By Jane Lewis
In older women with cataract, cataract surgery is associated with lower risk for total and cause-specific mortality, a study based on data from the Women’s Health Initiative (WHI) has found.
The study’s authors claim it is the first to examine the association between cataract surgery and cause-specific mortality, and that the WHI is an ideal cohort to use for this purpose, since it contains detailed information on demographic, comorbidity, and lifestyle factors in a large cohort of US women with more than 20 years of follow up, as well as information on total and cause-specific mortality.
‘This is an interesting study,’ ophthalmologist Dr Michael Hennessy, senior staff specialist at Sydney’s Prince of Wales Hospital, told Medicine Today.
‘The results are fascinating, although more research is needed to understand them in a way that’s useful for clinical understanding and public health policy.’
The US prospective observational study, published in JAMA Ophthalmology, included 74,044 women with cataract (aged 65 years and over; mean age 70.5 years), 41,735 of whom underwent cataract surgery. After adjustment for demographics, systemic and ocular comorbidities, and selected lifestyle factors, cataract surgery was found to be associated with a lower risk for all-cause mortality (adjusted hazard ratio [AHR], 0.40). It was also associated with lower risks of death due to vascular (AHR, 0.42), cancer (AHR, 0.31), accidental (AHR, 0.44), neurological (AHR, 0.43), pulmonary (AHR, 0.63) and infectious (AHR, 0.44) causes.
‘Further studies of the associations [between] cataract surgery, systemic disease, and disease-specific mortality would be informative for improving patient selection and use of cataract surgery and for improved understanding of the benefits of cataract surgery beyond vision improvement,’ the authors concluded.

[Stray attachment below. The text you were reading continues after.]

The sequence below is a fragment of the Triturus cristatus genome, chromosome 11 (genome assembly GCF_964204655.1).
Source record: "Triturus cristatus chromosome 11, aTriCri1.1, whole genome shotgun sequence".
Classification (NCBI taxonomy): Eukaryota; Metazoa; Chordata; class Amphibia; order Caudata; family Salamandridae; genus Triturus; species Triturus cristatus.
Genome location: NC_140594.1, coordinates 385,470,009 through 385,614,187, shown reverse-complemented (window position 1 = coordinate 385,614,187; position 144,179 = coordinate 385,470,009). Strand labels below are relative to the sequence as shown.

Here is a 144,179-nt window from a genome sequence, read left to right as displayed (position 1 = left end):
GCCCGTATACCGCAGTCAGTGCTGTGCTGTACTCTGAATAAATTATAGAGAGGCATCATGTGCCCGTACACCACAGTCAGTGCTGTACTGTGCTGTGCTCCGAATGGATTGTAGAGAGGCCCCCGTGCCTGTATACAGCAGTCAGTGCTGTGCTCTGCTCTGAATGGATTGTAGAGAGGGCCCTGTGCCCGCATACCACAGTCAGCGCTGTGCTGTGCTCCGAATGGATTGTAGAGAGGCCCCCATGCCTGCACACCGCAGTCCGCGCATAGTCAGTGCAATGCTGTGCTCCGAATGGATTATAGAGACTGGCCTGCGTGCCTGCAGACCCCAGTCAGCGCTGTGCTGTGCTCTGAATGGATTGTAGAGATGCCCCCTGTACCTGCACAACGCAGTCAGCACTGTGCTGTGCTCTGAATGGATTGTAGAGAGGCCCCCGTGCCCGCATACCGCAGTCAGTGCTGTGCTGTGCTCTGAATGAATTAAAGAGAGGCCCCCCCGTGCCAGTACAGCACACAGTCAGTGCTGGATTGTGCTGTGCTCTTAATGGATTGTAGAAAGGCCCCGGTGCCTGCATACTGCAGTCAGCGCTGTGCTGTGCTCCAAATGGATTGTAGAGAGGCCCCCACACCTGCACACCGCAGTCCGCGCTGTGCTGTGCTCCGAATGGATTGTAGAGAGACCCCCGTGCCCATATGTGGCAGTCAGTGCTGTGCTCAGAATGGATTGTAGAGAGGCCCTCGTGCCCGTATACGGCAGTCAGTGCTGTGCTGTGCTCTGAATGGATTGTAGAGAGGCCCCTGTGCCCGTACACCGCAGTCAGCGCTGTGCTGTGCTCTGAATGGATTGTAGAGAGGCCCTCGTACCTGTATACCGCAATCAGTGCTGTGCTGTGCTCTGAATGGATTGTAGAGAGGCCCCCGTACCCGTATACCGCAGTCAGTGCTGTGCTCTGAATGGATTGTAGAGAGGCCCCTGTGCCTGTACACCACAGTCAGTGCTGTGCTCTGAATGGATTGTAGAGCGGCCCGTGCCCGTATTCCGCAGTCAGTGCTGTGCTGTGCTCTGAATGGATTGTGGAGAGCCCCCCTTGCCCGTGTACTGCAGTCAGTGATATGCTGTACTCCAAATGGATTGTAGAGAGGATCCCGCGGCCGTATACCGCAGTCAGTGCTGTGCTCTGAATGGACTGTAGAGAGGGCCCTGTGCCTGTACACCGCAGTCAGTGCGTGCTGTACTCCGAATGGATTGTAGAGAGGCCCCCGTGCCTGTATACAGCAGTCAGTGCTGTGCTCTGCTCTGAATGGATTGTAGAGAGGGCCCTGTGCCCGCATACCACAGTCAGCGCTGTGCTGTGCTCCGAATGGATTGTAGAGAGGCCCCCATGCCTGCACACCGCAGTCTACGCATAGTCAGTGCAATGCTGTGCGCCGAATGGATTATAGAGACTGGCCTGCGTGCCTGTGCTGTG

According to Dr Hennessy, when considering the applicability of the study’s findings, there are important distinctions to be made between the US and Australian healthcare systems. ‘Because of the funding system in the USA, people tend to access surgery differently than in Australia,’ he said. ‘Factors influencing when and how people access cataract surgery need to be further explored to accurately interpret these results.’
‘However, regardless of differences between our healthcare systems, the fundamentals are the same. Cataract surgery is a low-risk, fast-recovery operation that gets good results, and GPs should be conscious of indications – whether that be driver’s licence checks, or optometrists making spectacle updates – and refer patients as soon as they [detect] cataracts.’
‘The sands are shifting slowly,’ he added, with cataract surgery being justifiable in patients with increasingly fewer symptoms.
The author of an accompanying commentary noted that, from a practical perspective, the study’s findings indicate the importance of access to cataract surgery for older women, and asked the question: ‘Might treatment of other ophthalmic conditions have similar associations with reduced mortality among women?’
JAMA Ophthalmol 2017; doi:10.1001/jamaophthalmol.2017.4512.
JAMA Ophthalmol 2017; doi:10.1001/jamaophthalmol.E1-E2.
Picture credit: © Dr P. Marazzi/SPL